Controversial far-right former army captain Jair Bolsonaro has been sworn in as Brazil’s President, promising to overhaul several aspects of daily life and put an end to business-as-usual governing.
For the 63-year-old, the New Year’s Day inauguration was the culmination of a journey from a marginalised and even ridiculed congressmen to a leader who many Brazilians hope can combat endemic corruption.
A fan of US President Donald Trump, Mr Bolsonaro rose to power on an anti-corruption and pro-gun agenda that has energised conservatives and hard-right supporters after four consecutive presidential election wins by the left-leaning Workers’ Party.
Mr Bolsonaro won 55.5% of the vote in the October election after rising in prominence amid disgust with Brazil’s political system.
In particular, many Brazilians are furious with the Workers’ Party for its role in a corruption scheme.
However, Mr Bolsonaro is a highly controversial figure and has been accused of misogyny, homophobia and racism.
In the past the former Congressman has told a fellow parliamentarian she was "too ugly to rape", spoke out in favour of dictatorship, defended the use of torture, said if his son were gay, he’d rather his son were dead, and called black Brazilians "fat and lazy."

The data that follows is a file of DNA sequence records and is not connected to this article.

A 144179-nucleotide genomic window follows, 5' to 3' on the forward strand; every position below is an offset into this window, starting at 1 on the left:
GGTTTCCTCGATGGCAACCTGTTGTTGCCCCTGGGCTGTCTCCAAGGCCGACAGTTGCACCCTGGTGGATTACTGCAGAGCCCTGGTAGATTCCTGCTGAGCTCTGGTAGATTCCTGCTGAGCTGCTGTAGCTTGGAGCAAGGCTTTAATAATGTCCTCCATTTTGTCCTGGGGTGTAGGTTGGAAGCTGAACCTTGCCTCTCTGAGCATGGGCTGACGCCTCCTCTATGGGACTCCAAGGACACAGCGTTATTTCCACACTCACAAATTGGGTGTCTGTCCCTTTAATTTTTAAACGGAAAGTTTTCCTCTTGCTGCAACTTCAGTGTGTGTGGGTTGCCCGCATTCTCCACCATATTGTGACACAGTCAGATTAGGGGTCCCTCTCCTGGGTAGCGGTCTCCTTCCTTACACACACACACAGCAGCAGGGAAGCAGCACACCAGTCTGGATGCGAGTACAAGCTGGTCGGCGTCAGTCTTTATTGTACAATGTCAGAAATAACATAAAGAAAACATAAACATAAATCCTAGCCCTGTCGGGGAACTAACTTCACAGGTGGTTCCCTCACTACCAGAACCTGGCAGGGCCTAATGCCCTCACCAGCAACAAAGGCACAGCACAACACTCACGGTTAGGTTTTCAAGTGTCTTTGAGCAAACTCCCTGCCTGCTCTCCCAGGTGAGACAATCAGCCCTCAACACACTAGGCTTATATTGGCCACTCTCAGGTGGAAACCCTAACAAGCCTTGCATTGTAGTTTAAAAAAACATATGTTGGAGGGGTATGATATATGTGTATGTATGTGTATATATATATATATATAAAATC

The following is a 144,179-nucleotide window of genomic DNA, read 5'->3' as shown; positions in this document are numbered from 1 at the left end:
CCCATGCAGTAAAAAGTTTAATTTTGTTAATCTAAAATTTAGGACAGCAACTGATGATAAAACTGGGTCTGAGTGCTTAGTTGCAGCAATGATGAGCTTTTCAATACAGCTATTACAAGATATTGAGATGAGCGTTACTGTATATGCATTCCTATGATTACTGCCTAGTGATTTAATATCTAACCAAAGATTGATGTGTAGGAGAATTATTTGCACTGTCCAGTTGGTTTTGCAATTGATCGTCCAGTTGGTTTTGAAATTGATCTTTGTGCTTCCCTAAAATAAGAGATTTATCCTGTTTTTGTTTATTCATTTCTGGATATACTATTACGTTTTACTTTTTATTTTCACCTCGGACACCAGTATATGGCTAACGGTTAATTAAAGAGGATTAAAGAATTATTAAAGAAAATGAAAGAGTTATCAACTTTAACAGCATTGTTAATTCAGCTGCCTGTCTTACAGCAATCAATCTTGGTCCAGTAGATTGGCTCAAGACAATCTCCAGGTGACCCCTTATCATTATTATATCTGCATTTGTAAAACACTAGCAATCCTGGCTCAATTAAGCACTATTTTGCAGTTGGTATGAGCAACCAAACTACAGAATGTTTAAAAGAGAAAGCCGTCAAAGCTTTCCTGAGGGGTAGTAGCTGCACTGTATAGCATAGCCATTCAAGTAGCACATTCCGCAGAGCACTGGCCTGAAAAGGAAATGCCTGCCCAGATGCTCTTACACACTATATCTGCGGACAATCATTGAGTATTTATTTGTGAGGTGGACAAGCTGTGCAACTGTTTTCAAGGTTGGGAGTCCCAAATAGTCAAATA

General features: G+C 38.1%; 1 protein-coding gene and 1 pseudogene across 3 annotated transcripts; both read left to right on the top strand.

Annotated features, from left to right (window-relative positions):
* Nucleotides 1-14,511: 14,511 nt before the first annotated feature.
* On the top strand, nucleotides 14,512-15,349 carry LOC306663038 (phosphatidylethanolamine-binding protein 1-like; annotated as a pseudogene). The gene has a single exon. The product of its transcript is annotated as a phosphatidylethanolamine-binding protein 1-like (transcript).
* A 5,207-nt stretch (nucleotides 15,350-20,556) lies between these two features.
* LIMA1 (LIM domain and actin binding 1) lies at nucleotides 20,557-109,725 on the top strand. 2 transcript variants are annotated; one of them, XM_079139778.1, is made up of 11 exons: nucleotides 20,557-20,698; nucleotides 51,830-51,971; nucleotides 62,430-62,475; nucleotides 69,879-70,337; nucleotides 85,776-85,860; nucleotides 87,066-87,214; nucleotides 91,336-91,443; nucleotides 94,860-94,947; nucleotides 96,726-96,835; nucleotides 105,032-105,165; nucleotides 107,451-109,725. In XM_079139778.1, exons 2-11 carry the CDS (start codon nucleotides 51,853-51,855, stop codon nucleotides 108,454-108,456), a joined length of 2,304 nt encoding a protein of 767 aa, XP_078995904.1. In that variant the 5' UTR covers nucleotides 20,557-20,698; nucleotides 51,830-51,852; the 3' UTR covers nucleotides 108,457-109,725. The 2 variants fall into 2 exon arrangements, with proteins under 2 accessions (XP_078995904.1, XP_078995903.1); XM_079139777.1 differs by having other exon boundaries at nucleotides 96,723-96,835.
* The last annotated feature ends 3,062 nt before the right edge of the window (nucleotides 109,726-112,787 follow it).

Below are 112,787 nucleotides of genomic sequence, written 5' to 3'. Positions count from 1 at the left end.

As Mr Bolsonaro takes power, there are fears he will usher in a rollback of civil rights and a weakening of institutions in what remains a young democracy, especially since he has waxed nostalgic for Brazil’s 1964-1985 military dictatorship and said he would name military men to his Cabinet.
Mr Bolsonaro is the latest of several far-right leaders around the globe who have come to power by riding waves of anger at the establishment and promising to ditch the status quo.
“Congratulations to President @jairbolsonaro who just made a great inauguration speech,” Trump tweeted. “The USA is with you!”
Tuesday’s festivities in the capital Brasilia began with a motorcade procession along the main road leading to Congress and other government buildings.
Mr Bolsonaro and his wife, Michelle, stood up in an open-top Rolls-Royce and waved to thousands of onlookers.
They were surrounded by dozens of guards on horses and plain-clothes bodyguards who ran beside the car.
Once inside Congress, Mr Bolsonaro and his vice president, retired Gen Hamilton Mourao, took the oath of office.
Mr Bolsonaro then read a short speech that included many of the far-right positions he staked out during the campaign.
He promised to combat the “ideology of gender” teaching in schools, “respect our Judeo-Christian tradition” and “prepare children for the job market, not political militancy”.
“I call on all congressmen to help me rescue Brazil from corruption, criminality and ideological submission,” he said.